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Today: Financial institutions have a secure online portal now that allows instant access to real-time records and a scanned archive of your deposited checks. Records may even be accessible on your smartphone, as many banks now have apps for financial management.

Getting Paid

20 Years Ago: Direct deposit was in its infancy, and for many people, you still got a physical check every two weeks. Depending on where you worked, your check was either mailed to you, or distributed at your office; that usually meant a trip to the branch rather than simply knowing it was electronically transmitted (an entire episode of the cult 1990s show The X-Files used rushing to the bank as the basis of its plot), and if you lost the physical check, it could take time to receive a replacement.

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Today: Wherever you work, you simply fill out a form with your information (account and routing number) and your paycheck magically appears in your account upon payment. This saves loads of time and effort since you don’t have to go to the branch, though it’s still worth it to regularly check and make sure there’s nothing funny going on with your deposits. Many institutions now allow for check scanning via a smartphone app as a means of deposit as well.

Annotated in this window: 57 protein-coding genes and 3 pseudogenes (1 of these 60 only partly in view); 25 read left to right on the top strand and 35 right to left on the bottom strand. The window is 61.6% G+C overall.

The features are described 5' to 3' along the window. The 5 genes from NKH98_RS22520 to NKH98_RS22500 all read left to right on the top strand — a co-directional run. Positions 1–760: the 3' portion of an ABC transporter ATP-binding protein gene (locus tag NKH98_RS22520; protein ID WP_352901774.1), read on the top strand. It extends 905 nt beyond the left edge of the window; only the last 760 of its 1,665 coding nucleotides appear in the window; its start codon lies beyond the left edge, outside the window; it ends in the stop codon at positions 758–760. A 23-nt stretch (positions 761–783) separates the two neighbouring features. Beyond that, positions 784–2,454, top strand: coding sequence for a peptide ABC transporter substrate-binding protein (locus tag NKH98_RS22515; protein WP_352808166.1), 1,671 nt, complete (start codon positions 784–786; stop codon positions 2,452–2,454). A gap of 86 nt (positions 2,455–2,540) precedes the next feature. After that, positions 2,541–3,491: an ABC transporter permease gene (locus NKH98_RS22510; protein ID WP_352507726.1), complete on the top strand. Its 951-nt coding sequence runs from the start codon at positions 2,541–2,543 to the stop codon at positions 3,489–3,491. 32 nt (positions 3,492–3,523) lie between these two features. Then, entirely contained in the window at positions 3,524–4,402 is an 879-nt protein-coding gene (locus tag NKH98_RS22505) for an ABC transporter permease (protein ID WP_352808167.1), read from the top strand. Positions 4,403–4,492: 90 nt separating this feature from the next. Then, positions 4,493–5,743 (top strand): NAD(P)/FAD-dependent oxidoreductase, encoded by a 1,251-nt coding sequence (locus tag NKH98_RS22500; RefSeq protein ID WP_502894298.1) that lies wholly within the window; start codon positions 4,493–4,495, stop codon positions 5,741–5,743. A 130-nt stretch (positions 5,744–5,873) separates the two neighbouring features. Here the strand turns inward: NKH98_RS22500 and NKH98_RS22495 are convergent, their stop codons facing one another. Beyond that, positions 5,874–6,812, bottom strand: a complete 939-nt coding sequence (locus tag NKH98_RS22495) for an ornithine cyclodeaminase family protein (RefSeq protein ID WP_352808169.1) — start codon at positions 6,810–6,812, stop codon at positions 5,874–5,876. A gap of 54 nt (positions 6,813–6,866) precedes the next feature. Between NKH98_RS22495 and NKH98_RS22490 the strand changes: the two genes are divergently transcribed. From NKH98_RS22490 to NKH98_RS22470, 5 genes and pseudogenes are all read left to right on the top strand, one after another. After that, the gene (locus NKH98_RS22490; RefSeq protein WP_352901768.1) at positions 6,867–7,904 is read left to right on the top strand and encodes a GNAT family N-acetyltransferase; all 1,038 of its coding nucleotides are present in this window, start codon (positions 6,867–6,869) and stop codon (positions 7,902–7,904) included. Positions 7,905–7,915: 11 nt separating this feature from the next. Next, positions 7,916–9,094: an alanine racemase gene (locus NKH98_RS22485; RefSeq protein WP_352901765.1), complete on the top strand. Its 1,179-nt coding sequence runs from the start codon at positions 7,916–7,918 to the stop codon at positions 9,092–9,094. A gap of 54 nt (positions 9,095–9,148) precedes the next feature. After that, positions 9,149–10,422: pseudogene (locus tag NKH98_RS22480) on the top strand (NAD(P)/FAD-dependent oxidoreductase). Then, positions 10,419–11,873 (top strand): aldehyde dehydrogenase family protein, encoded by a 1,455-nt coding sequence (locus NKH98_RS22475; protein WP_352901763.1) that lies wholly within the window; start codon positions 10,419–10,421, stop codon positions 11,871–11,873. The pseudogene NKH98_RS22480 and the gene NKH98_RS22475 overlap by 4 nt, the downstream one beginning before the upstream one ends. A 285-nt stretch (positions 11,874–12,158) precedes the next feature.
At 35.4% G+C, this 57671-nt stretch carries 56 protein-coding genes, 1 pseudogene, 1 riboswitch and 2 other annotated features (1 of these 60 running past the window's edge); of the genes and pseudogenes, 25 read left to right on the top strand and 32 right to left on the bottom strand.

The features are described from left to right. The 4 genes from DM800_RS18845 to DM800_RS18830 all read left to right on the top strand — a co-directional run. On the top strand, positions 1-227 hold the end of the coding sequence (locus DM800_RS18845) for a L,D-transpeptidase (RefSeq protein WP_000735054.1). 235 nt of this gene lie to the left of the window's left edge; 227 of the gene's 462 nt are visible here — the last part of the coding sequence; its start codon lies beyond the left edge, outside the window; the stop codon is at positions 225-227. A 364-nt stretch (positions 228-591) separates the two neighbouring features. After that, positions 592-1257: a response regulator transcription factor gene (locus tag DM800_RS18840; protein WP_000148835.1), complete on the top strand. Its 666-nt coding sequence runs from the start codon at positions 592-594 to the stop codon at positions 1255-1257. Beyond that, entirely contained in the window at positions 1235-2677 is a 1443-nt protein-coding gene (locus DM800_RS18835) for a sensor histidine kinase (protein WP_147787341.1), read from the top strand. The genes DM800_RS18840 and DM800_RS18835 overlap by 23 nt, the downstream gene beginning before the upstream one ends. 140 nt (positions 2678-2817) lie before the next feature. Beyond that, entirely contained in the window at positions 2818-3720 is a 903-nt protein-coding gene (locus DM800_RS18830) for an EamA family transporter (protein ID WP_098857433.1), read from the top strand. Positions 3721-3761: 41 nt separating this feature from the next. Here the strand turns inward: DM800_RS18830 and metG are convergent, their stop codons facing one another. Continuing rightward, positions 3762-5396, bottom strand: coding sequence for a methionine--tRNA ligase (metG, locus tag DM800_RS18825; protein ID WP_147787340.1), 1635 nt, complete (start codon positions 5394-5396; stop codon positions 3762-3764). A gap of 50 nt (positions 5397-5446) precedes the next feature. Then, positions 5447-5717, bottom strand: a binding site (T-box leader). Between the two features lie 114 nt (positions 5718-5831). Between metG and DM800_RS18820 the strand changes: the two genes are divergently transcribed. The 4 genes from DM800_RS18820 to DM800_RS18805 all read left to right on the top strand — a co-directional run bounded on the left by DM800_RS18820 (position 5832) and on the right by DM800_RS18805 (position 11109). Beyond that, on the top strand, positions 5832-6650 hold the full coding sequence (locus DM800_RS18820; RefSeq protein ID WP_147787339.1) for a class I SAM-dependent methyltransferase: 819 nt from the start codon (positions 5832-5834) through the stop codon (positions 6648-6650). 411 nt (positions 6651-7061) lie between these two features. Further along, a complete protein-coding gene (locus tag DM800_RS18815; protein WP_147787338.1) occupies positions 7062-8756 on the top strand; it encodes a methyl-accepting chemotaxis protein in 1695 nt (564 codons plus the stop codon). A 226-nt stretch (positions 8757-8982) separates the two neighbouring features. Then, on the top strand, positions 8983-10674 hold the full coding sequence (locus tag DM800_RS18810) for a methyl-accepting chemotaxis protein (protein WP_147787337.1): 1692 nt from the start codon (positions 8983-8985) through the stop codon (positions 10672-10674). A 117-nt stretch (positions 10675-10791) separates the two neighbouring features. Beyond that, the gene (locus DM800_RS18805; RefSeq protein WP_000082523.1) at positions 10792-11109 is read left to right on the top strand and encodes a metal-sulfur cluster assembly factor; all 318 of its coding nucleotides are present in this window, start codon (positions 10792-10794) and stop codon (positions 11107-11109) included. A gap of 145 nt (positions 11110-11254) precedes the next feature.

The Little Things

20 Years Ago: Cash was a common thing. In your wallet, on the entryway’s side table, change in your pocket – all of these places would be sensible ideas for keeping coins and a buck or two. Simply put, you never knew when you were going to need it. At the same time, you’d still have to be on guard with it because unlike digital transactions, cash could be stolen. Cash was the go-to for so many things, from simply paying for items at the store, to leaving a tip for service. If you didn’t have enough with you, tough beans, you weren’t buying it that day.